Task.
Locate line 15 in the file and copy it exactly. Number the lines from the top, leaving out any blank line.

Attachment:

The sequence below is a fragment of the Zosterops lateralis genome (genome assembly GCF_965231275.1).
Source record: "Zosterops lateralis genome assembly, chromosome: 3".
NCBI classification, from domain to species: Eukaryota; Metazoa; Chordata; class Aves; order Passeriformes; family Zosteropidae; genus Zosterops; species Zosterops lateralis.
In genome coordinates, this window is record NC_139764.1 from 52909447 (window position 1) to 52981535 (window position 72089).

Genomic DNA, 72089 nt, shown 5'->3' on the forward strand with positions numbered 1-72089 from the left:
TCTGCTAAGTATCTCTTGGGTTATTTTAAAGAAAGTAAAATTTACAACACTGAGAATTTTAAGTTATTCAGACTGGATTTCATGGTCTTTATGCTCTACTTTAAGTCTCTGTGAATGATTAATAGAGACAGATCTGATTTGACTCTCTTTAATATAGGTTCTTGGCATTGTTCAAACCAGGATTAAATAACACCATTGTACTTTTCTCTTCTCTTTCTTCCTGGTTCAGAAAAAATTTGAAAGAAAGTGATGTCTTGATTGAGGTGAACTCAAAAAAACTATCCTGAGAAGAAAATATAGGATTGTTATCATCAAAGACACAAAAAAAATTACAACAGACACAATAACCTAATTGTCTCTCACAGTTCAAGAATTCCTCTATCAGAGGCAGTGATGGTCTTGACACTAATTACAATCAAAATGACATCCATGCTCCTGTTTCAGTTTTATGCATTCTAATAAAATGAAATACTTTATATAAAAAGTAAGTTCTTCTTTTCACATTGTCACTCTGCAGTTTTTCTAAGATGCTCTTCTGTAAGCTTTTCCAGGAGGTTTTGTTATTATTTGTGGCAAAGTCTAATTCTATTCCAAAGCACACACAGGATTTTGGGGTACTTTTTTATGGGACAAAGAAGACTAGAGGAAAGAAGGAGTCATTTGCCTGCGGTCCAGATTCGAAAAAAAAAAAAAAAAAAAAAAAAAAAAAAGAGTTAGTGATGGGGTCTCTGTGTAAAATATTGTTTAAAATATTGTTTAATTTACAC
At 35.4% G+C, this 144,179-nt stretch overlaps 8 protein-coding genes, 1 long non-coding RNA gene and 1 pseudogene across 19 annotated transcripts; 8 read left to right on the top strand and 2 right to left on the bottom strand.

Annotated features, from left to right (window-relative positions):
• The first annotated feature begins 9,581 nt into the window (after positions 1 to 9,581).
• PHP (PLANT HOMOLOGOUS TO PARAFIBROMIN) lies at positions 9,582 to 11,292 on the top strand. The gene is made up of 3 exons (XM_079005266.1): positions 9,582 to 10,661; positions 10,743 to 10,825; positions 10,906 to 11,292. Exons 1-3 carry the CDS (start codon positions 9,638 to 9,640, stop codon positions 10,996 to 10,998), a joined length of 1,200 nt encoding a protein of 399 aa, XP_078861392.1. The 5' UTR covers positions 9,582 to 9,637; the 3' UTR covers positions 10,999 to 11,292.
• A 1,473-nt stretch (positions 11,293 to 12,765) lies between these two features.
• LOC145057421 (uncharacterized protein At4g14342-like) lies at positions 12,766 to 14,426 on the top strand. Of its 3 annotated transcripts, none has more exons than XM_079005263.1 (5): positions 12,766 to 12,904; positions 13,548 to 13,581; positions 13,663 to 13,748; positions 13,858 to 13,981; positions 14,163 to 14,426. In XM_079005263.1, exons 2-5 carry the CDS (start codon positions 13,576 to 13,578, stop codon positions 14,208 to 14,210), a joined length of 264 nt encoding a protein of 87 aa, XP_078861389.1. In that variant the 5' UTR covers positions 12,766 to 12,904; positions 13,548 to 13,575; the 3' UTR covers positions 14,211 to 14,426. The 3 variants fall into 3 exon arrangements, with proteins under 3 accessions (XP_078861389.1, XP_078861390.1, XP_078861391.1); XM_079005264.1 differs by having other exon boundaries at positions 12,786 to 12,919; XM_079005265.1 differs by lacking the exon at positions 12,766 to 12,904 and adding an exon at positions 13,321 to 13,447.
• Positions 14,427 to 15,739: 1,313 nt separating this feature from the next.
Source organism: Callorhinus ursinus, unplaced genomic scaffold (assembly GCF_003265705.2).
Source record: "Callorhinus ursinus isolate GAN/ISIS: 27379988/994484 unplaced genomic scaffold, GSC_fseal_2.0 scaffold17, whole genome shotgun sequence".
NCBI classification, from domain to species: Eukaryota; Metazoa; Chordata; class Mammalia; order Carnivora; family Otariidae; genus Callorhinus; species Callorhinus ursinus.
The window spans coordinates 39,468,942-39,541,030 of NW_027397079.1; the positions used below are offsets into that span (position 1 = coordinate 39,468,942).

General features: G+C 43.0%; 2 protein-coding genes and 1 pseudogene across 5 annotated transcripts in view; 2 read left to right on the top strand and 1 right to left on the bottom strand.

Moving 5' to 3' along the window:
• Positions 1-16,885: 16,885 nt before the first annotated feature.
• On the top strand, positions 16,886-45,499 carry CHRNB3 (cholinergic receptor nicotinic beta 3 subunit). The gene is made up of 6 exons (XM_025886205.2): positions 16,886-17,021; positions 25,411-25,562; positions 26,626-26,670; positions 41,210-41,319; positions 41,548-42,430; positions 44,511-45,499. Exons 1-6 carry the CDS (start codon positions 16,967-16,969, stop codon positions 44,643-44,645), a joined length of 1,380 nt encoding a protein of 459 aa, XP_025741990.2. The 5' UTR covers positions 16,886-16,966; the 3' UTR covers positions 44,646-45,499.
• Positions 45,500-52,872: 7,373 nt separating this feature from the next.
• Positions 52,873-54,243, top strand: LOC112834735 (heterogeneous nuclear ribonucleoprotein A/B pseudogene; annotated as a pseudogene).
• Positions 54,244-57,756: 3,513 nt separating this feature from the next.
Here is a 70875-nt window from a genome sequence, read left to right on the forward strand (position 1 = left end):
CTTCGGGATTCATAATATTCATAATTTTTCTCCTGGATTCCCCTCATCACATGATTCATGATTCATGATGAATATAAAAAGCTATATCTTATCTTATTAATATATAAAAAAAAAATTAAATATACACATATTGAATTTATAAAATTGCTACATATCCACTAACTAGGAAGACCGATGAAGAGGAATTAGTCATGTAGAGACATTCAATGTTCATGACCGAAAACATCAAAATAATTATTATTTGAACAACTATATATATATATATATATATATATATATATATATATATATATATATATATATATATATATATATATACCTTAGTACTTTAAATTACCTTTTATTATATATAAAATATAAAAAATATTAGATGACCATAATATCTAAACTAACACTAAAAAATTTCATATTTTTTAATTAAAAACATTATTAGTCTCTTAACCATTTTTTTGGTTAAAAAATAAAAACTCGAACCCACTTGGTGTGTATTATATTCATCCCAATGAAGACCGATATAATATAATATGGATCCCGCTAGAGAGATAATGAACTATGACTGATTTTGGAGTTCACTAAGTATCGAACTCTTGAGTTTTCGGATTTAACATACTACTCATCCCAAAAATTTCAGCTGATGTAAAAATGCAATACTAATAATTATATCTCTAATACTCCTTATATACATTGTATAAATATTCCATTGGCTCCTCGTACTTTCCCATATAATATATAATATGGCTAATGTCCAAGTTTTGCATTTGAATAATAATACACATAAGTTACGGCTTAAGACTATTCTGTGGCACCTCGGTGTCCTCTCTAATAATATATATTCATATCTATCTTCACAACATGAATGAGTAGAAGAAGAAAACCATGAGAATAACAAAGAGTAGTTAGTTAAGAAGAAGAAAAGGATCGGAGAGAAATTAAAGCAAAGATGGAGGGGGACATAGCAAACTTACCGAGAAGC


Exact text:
Source record: "Callorhinus ursinus isolate GAN/ISIS: 27379988/994484 unplaced genomic scaffold, GSC_fseal_2.0 scaffold17, whole genome shotgun sequence".